# Trains and Boats and Planes John D. Barrow (….and Cars Too)

Post on 18-Dec-2015

218 views

Category:

## Documents

0 download

Embed Size (px)

TRANSCRIPT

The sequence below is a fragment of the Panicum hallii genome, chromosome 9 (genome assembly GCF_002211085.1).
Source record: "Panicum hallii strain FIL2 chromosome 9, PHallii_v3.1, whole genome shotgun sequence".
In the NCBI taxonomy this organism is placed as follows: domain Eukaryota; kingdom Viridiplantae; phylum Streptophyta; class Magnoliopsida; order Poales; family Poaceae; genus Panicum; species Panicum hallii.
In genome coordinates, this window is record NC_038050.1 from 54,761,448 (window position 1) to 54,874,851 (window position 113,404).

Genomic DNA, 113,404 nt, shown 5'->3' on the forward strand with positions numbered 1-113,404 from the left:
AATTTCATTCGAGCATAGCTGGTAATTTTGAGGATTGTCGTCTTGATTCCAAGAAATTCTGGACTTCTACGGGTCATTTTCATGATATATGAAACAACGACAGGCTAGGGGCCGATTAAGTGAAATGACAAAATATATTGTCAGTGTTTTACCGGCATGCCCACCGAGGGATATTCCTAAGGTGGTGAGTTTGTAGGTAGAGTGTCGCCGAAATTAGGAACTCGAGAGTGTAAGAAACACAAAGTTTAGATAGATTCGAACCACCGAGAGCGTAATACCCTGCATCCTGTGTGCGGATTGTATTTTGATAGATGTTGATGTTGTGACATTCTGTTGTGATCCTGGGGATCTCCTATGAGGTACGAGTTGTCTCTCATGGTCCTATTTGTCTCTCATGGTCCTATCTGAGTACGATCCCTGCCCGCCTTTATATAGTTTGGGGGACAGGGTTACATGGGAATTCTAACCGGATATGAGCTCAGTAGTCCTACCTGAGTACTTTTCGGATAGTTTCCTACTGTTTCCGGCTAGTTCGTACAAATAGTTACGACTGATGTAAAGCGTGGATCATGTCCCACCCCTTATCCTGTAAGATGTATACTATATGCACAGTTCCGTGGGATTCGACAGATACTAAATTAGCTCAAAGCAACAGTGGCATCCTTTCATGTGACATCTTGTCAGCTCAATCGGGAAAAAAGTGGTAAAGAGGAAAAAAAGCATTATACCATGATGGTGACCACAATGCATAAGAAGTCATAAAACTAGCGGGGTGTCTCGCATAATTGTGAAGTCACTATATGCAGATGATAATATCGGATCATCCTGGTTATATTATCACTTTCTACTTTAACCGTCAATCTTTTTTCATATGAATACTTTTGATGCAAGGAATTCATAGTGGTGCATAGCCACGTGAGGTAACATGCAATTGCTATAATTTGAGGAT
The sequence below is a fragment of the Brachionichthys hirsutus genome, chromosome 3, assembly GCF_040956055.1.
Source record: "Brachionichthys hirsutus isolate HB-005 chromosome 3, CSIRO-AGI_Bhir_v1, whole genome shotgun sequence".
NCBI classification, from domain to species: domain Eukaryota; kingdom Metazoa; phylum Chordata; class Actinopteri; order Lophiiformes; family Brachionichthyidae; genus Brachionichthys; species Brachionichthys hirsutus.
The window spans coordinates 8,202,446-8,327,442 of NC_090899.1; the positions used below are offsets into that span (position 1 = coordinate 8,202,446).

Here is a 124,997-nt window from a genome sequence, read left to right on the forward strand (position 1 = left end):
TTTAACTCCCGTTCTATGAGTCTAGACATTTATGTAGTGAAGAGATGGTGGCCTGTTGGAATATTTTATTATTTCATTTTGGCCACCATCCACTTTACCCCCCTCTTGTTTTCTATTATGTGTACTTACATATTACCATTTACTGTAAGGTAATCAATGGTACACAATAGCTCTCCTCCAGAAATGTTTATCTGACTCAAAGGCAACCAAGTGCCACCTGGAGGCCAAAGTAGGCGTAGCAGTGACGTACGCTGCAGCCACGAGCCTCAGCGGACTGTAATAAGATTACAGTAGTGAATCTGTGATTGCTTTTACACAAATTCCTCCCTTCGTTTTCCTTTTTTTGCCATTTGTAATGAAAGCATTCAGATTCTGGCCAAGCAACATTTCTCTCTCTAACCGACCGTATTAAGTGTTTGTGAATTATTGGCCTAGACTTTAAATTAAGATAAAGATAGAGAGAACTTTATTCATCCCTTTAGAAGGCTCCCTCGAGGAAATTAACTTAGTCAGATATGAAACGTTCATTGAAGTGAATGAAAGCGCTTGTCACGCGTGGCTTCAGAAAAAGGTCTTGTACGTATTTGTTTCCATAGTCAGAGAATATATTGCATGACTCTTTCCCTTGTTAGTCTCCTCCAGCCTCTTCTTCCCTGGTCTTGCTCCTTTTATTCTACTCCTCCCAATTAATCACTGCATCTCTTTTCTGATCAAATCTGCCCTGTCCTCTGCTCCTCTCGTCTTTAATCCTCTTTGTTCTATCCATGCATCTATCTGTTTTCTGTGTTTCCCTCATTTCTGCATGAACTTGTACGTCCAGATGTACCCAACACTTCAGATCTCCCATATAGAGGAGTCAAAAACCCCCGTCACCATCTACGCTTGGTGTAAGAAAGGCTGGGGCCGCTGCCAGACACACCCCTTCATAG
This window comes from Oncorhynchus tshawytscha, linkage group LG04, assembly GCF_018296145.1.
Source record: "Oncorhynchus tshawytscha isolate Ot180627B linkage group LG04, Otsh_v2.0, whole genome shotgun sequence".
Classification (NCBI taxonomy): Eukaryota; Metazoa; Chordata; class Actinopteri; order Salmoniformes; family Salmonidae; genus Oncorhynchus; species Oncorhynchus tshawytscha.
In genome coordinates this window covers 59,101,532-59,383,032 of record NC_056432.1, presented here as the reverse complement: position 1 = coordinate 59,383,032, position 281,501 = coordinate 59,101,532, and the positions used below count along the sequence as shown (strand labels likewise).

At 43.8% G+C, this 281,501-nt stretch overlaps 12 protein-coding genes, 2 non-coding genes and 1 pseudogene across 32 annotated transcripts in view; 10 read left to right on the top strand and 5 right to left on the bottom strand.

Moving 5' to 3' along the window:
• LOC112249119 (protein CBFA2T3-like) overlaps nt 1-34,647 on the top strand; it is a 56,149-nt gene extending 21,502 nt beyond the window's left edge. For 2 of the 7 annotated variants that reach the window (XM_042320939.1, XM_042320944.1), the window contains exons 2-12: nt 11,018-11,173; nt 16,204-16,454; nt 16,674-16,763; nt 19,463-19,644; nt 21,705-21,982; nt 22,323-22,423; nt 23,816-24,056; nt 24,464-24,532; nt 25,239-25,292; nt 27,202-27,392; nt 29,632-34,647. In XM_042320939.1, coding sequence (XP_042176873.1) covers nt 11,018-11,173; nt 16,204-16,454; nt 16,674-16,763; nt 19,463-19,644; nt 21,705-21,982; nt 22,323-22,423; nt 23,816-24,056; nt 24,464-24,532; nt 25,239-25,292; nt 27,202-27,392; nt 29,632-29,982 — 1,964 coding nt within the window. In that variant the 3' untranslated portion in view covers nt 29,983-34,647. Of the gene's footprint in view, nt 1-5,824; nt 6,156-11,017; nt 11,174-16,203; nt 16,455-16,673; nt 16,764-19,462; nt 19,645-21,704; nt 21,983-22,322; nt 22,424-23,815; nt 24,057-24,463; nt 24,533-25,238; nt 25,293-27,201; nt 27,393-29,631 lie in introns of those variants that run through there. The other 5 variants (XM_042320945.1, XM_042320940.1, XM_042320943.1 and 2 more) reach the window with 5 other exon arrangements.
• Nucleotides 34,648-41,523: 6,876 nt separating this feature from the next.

<ul><li> Slide 1 </li> <li> Trains and Boats and Planes John D. Barrow (.and Cars Too) </li> <li> Slide 2 </li> <li> Simple Quantities We Will Need Distance = Speed Time: d = V t Energy = Power Time: E = P t Joules = Watts seconds Kinetic energy of motion = M V 2 Power usage units: kilowatt hours per day per person Average Briton consumes 125 kWh/day per person </li> <li> Slide 3 </li> <li> The Odd Units of Fuel Consumption Miles per gallon (or litres) is length/volume = 1/area Gallons per mile is volume/length = area Car fuel use of 6 litres per 100km = 6 per sq mm is 41 miles per gallon 1/16.7 per sq mm What is this area ? 100 km Area Imagine fuel spurting from a tube of this area at the speed of your car 1 litre per 100km = 1/100 sq mm </li> <li> Slide 4 </li> <li> Cars Kinetic Energy of Motion mv 2 = (m/1000kg) (v/100km per hr) 2 = 4 10 5 J = 0.1KWhr </li> <li> Slide 5 </li> <li> Energy Losses Braking Air resistance and swirling Rolling friction, noise, vibration </li> <li> Slide 6 </li> <li> Braking Effects d d Speed V Stop All KE lost Speed VStop All KE lost Rate of energy lost in brakes = KE/(time between stops) = mV 2 (d/V) = mV 3 /d Time between stops = d/V Note the V 3 factor </li> <li> Slide 7 </li> <li> Air Swirl Area, A(car) Mass of tube of air swept in time, t = A V t = m a = air density A = c A(car) is the effective car area c = drag factor Kinetic energy of swirling air = m a V 2 = A V 3 t Rate of KE loss to air swirl = m a V 2 /t = A V 3 Speed V </li> <li> Slide 8 </li> <li> What is this biggest energy loss? Ratio: (Loss to brakes/Loss to air) = m/d 1/A So brake losses dominate if m(car) &gt; A d = mass of air swept out between stops between stops Heavy cars: losses dominated by braking Light cars: losses dominated by air swirl </li> <li> Slide 9 </li> <li> Critical distance between stops is d = D m(car)/A A(car) = 1.5 m x 2 m = 3 m 2 Drag factor: c = 1/3 Effective A = c A(car) =1m 2 Mass: m = 1000 kg Air: = 1.3 kg/m 3 D = 750 metres Braking losses dominate for d &lt; D -- typical in for town driving Air swirl losses dominate for d &gt; D -- on the motorway Both losses are (speed) 3 ! Short distance driving: reduce V, m(car), increase d, reuse brake energy </li> <li> Slide 10 </li> <li> Driving Without Short Stops M(car) not very important losses are AV 3 Reduce A(car) and drag, c: A = A(car) c Reduce V Move slower, move less and use long, thin, streamlined vehicles Petrol engines 25% efficient so engine power for motorway driving (v = 70mph = 31 ms -2 and A = 1 m 2 is approx 4 AV 3 = 2 1.3 1 31 km m 3 s -3 = 80 kilo Watts If you drive at 70 = 35 mph for 2 hrs you use only 20kW V-cubed effect </li> <li> Slide 11 </li> <li> Different Car Parameters Drag factor. We used c = 0.33 c(Honda) = 0.25 c(Sierra) = 0.34 c(Citroen 2CV) = 0.51 c(bike) = 0.9 c(coach) = 0.42 Effective areas A(Discovery) = 1.6 A(typical car) = 0.8 A(Honda Insight) = 0.47 </li> <li> Slide 12 </li> <li> Bikes and Cars Compared Energy/dist = 4 AV 3 V = 2 AV 2 (E/d) bike / (E/d) car = [c(bk)/c(car)] [(A(bk)/A(car)] [V 2 (bk)/V 2 (car)] = 1/0.33 (1/5) 2 0.03 (V(bk)= 13mph) = 1/0.33 (1/5) 2 0.03 (V(bk)= 13mph) Bike is about 33 times more fuel efficient than the motorway car than the motorway car </li> <li> Slide 13 </li> <li> Power vs speed Power (speed) 3 Energy per unit distance (speed) 2 If engine efficiency stays the same then Halve speed reduce gallons per mile by 4 D. MacKay </li> <li> Slide 14 </li> <li> Braking Distances V 2 = U 2 2as If you stop (V = 0) after travelling at speed U with deceleration a then your braking distance is s s = U 2 /2a (speed) 2 Eg two cars: 65 and 60 km/hr drivers have 1.5 sec reaction time They travel 27.1m and 25m during the reaction time, then s = 16.3 m and s = 13.9 Total distances travelled are 43.4m and 38.9 m Eg child 40 m away is not hit by the 60 km/h car but the 65 km/h hits the Child at a speed = (U 2 2ad) 1/2 = 30 km/hr = 8.2 m/s as d = 40 27.1 m Body thickness 20cm. Impact lasts 0.025s. Deceleration is 320ms -2. If child weighs 59 kg, impact force ( U 2 ) is 16,000 N (decel more than 26g). </li> <li> Slide 15 </li> <li> Energy Lost in Rolling Wheels The third energy loss is in tyres, friction in bearings, axles, noise, heating rubber, vibration Energy lost = C mg car weight C = 0.002 (train), 0.005 (bike), 0.007 (truck), 0.010 (car) So rolling resistance about 100 N per ton at any speed Power reqd to overcome rolling is Force speed = 100N 31 m/s = 3.1 kW Force speed = 100N 31 m/s = 3.1 kW for 1 ton truck at 70mph for 1 ton truck at 70mph Engine 25% efficient so12 kW to engine, but 80kW needed to beat air swirl on motorway and 15% to overcome rolling resistance. </li> <li> Slide 16 </li> <li> Rolling &gt; air resistance when V &lt; (2Cmg/cA ) 1/2 = 7m/s = 16 mph bike car Rolling losses only dominate at low speeds </li> <li> Slide 17 </li> <li> Trains 8-carriage train: m= 400,000 kg A = 11 m 2 Air resistance &gt; rolling when V &gt; 75 mph = 33 m/s 1-carriage train: m = 50,000 kg Air resistance dominates at V &gt; 26 mph = 12 m/s Kings X-Cambridge train 275 tonnes, 585 passengers, max V = 100 mph = 161 km/hr, Power = 1.5 MW 1.6 kWh per 100 passenger-km Full speed: Energy use about 1.6 kWh per 100 passenger-km London Underground train Loaded 228 tons, max V = 45 mph (average = 30 mph), 350-620 passengers 4.4 kWh per 100 passenger-km Energy use is 4.4 kWh per 100 passenger-km Intercity 125 500 passengers, max V = 125 mph, Power = 2.6 MW 9 kWh per 100 passenger-km Energy use is 9 kWh per 100 passenger-km </li> <li> Slide 18 </li> <li> Rowing in Numbers How does the speed of the boat depend on the number of rowers? Drag on boat V 2 wetted surface area of boat V 2 L 2 Volume of boat L 3 N the number of crew Drag V 2 N 2/3 Crew Power overcoming drag = N P = V Drag V 3 N 2/3 P is the constant power exerted by each (identical rower) V N 1/9 With a cox V N 1/3 /[N + 1/3 ] 2/9 if cox is third the weight of a rower </li> <li> Slide 19 </li> <li> Results of 1980 Olympic coxless races (N = 1, 2, 4) + coxed N = 8 Distance is 2000 metres N Time, T (sec) 1429.6 2408.0 4368.2 8349.1 T = (2000) / V N -0.11 V N 0.11 N 1/9 Compare with a cox N = 2, T = 422.5 s N = 2, T = 422.5 s N = 4,T = 374.5 s N = 4,T = 374.5 s (predicted if cox =0.3 of a rower mass) (predicted if cox =0.3 of a rower mass) Better without one! </li> <li> Slide 20 </li> <li> Aeroplanes Push air down and Newtons 3 rd law gives (equal &amp; opposite) upward lift Mass of air tube = air density volume = A V t Downward accn created in time t = momentum of planes weight in time t m(tube) U = VAU t = mg t Downward speed of air: U = mg/( VA) See how U as V as plane meets less air per sec Why we use flaps on landing to deflect more air mass </li> <li> Slide 21 </li> <li> Optimal Energetics Rate of energy use to push down at speed U = KE of air tube t P(lift) = (mg) 2 / ( VA) Total Power = P(lift) + P(drag) = (mg) 2 / ( VA) + c V 3 A p A p : front area of plane X-section P(total) / V = thrust Fuel efficiency: P(total) / V = thrust Jet engine efficiency about 30%, m = 363,000 kg A p = 180 m 2, 64.5 m wingspan A, c = 0.03 Optimal when P(lift) = P(drag) V 2 (opt) = mg/[ (cA p A) 1/2 ] (540 mph) 2 for 747 at 30,000 ft where (air) = 1/3 (surface) =0.13 kg/m 3 assume subsonic &lt; 330m/s 540 mph 220 m/s </li> <li> Slide 22 </li> <li> Flight Range Range = V(opt) energy/power efficiency C/g = 1/3 (calorific value of fuel)/g Independent of size, mass, speed etc (applies to birds too!) Jet fuel (hydrocarbons): C = 40 MJ/kg Range 3.3 C/g = 3.3 4000 km Range 3.3 C/g = 3.3 4000 km Range = 13,300 km ie 16.7 hrs at V(opt) Non-stop 747 range record is 16560 km (11,000 km for birds) Note V(opt) decreases as plane loses fuel mass but can maintain speed by going to higher altitude (31000 to 39000 ft) where V(opt) 1/ is higher because of lower air density </li> <li> Slide 23 </li> <li> Transport Efficiency Efficiency = No. of passenger-km per litre of fuel For 747 = No. 1/3 1.38 MJ per litre/200,000N 25 Full 747 efficiency = 25 passenger-km per litre of fuel Ordinary car with 1 passenger has 12 passenger-km per litre of fuel Ordinary car with 4 passenger has 48 passenger-km per litre of fuel </li> <li> Slide 24 </li> <li> D. MacKay Energy consumed in KWh per ton-kilometre of freight moved </li> <li> Slide 25 </li> <li> Windmills </li> <li> Slide 26 </li> <li> Or </li> <li> Slide 27 </li> <li> Or even </li> <li> Slide 28 </li> <li> Windmill Efficiency Wind power thro area A = AV 3 U Incoming V Average wind speed at sails = (U + V) Air mass per unit time through sails is F = A (U + V) Power generated = difference in the rate of change of kinetic energy of the air before and after passing the sails. P = FU 2 - FV 2 = DA(U 2 V 2 )(U + V) P 0 = DAU 3 If the windmill was not there the power in the wind is P 0 = DAU 3 P/P 0 = {1 (V/U) 2 } {1+ (V/U)} P/P 0 is a maximum when V/U =1/3 Max P/P 0 = 16/27 = 59.26% Albert Betzs (1919) Law Outgoing wind speed V &lt; U </li> <li> Slide 29 </li> <li> Actual Energy Output V/U = 1/3, so P max = (8/27) A U 3 Only about 20% efficient (new offshore rotors up to 50%) If the diameter of the rotor is d then the area is A= d 2 /4 and the windmill is 20 % efficient then the power output is about P = 2/5 1m (d/2m) 2 (U/1ms -1 ) 3 watts. But you cant pack them too close (&gt; 5d apart) [Power per mill]/[Land area per mill] = ( /400) U 3 = 2.2 W per sq metre if U = 6 m/sec or 0.7 W/m 2 if U = 4m/s A little one on your roof will give 0.2 kWh per day </li> <li> Slide 30 </li> <li> Blowin In The Wind 1 person per 4000 sq m in the UK. Pack the whole country onshore with windmills 2 W per m 2 4000 m 2 per person = 8 kW per person If we covered 10% of country we get 20 kWh/day per person This gives only 50% of power to drive average petrol car 50 km per day </li> </ul>